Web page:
Plastic injection moulded parts come in all types of surface finishes; from glossy finishes for premium products to bold surface patterns and grippy textures. These are selected depending on the desired appearance, application, and cost of the product. All parts are surface finished to some degree, but the type and cost of this finish can vary greatly.
Why do we use these different finishes? How are they produced? And how much do they cost? Read on to find out.
What are the different surface finishes?
There are many different surface finish options for plastic injection moulding. Broadly, these are split into four categories: high-gloss, semi-gloss, matte and textured.
A high-gloss finish on a moulding is usually necessary when the part is visible and needs a premium look and feel. Common examples include panels on televisions and computers. A diamond polish is used to create this shiny look.
A semi-gloss finish hides any imperfections on a moulding, leaving a nice clean surface, but with less shine than that of a high-gloss finish. Mouldings that are less visible or aren’t required to be shiny are often produced in this finish. BEC achieves this look with EDM spark erosion.
A matte or stone finish is the most popular of the four, leaving mouldings with a flat surface without shine. Abrasive stones ranging from 320 to 600 grit are used to create this cost-effective finish.
Textured finishes are often used when a part requires a particular look, or to give more grip. Textured finishes also allow paint to adhere better to mouldings than a gloss finish. Often interior automotive parts have a textured finish to give a premium feel.
In addition to these four finishes a part can also be machined- meaning the surface is left as it was when ejected from the mould tool. A step up from this is a shotblasted finish which smooths over any imperfections on the part to give a more even, flat result.
Why use them?
Often a particular surface finish is requested by a customer for aesthetics or application. A high-gloss part may look more polished or expensive in comparison to a rougher finish. A part that requires more grip, would benefit from a rougher finish. Textured finishes can also cover small imperfections such as flow lines or sink marks, leaving a more attractive moulding.
The surface finish selected and plastic best suited for it is all driven by the design for manufacture (DFM). A DFM is carried out at the start of the design process to design out extra costs or inefficiencies in the design. Customers come to BEC with an idea of what attributes, plastic and finish they’re looking for. From there, the design team will ask certain questions to find out what the application of the part is, if draft angles need to be altered, and what colours or additives might be in their desired plastic. All these factors can affect which plastic and finish is the best option.
How much do they cost?
Costs for surface finishes vary considerably, primarily because of the time it takes to achieve them. A high-gloss finish involves a great deal of polishing, for instance- making it a more expensive process. A sparked finish which involves machining a cavity and producing one or many electrodes to spark the cavity is also incredibly time consuming, pushing up costs. A machined or shotblast finish is typically the most cost-effective, particularly if the part will not be visible.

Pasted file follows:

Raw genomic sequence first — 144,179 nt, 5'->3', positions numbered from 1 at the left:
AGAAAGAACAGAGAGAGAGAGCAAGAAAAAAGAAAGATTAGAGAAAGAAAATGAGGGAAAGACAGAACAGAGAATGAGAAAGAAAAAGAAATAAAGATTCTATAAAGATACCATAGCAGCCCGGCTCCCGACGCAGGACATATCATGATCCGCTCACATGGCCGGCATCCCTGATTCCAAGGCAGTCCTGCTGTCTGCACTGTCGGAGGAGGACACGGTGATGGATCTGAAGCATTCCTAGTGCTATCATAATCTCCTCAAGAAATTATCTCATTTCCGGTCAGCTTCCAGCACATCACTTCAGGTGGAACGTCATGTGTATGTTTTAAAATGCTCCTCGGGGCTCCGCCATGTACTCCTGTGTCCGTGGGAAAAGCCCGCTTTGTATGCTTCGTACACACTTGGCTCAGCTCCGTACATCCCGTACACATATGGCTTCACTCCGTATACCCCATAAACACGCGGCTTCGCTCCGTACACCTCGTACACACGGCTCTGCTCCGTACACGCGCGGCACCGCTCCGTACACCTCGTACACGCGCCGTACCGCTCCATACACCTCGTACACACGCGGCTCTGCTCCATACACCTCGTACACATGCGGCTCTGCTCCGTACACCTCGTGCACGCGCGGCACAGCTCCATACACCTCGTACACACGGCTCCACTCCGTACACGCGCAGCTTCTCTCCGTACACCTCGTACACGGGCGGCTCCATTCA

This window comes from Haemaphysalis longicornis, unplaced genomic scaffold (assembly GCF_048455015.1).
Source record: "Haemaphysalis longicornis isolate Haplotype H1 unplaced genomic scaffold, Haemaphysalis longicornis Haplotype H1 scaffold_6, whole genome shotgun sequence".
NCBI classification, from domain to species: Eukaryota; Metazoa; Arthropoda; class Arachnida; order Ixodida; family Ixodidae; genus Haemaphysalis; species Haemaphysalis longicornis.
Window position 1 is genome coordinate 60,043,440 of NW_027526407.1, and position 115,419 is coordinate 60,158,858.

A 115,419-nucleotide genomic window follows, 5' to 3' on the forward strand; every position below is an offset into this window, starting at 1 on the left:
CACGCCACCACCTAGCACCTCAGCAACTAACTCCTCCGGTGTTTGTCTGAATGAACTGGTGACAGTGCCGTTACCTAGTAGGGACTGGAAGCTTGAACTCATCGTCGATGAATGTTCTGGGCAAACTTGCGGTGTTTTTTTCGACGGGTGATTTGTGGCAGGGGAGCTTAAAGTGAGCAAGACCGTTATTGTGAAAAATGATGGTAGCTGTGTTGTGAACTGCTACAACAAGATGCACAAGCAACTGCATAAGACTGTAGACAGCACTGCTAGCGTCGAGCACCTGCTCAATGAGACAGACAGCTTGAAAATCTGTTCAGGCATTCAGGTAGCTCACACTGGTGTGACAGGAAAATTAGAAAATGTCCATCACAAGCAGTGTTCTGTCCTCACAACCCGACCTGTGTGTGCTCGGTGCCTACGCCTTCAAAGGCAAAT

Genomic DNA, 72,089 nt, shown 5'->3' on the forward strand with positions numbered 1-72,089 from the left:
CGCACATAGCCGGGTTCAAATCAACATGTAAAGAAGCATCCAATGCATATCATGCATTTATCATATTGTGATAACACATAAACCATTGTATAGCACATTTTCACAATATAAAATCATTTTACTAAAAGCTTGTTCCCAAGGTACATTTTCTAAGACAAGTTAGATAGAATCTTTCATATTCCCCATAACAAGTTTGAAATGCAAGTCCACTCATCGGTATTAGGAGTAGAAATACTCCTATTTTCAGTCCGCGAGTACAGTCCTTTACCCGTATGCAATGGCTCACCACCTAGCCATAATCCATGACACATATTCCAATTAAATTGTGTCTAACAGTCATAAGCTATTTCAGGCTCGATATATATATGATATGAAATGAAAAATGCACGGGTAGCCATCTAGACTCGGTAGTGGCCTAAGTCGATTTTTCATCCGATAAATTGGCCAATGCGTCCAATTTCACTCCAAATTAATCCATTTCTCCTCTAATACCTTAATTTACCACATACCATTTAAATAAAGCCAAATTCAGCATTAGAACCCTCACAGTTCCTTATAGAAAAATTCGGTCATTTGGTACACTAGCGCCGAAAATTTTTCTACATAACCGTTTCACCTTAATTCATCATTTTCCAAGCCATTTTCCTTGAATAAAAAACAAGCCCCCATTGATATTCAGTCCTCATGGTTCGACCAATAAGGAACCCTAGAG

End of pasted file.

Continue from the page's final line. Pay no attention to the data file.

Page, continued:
How are they achieved?
Surface finishes on injection moulded parts can be achieved in two different ways. Either a texture is applied directly to the mould tool, or through post-moulding processing such as sanding, stoning or sand blasting.
In-mould texturing allows for a custom texture to be applied directly to the mould. Each injection moulding produced will then be produced in the required texture without the need for processing afterwards. A spark erosion or EDM finish is a common method of semi-gloss in-mould texturing. This involves machining out the cavity, then producing an electrode in the shape of the cavity. When a current discharges between two of these electrodes separated by a dialectric liquid it creates electrical discharges (or sparks) which remove material from the mould tool. Spark erosion can take a long time to carry out- this timeline can also be hard to estimate, making it difficult for cost estimates to be accurate. The finish it produces can’t be achieved through secondary operations.
Diamond buffing, sanding with emery paper and abrasive stones, and shotblasting can all be used post-moulding to produce glossy and matte finishes.
Can all surface finishes be used with all plastic types?
Not all surface finishes can be achieved with all types of plastic. Certain plastics are easier to buff or roughen up, others produce a better high gloss finish.
Polycarbonate for instance is not recommended for use with a textured or matte finish but is well suited to a high-gloss part. Polystyrene is great for a semi-gloss or matte or textured finish but less so for high gloss. Certain additives including colours and fillers can also alter the finish of a plastic part.
Selecting the most appropriate plastic for your project and surface finish requirement encompasses many different factors. Desired surface finish can also impact on how easily a part can be ejected from a mould tool. A more textured or grippy surface can make ejection more difficult- sometimes requiring either a greater draft angle or a more polished surface finish.
The BEC team take all of these factors into account when advising on the project and the best possible outcome. If you’d like to find out more about surface finishes for injection mouldings to request a sample card showing the different finishes available, get in touch via email@example.com or call us on 01425 613 131.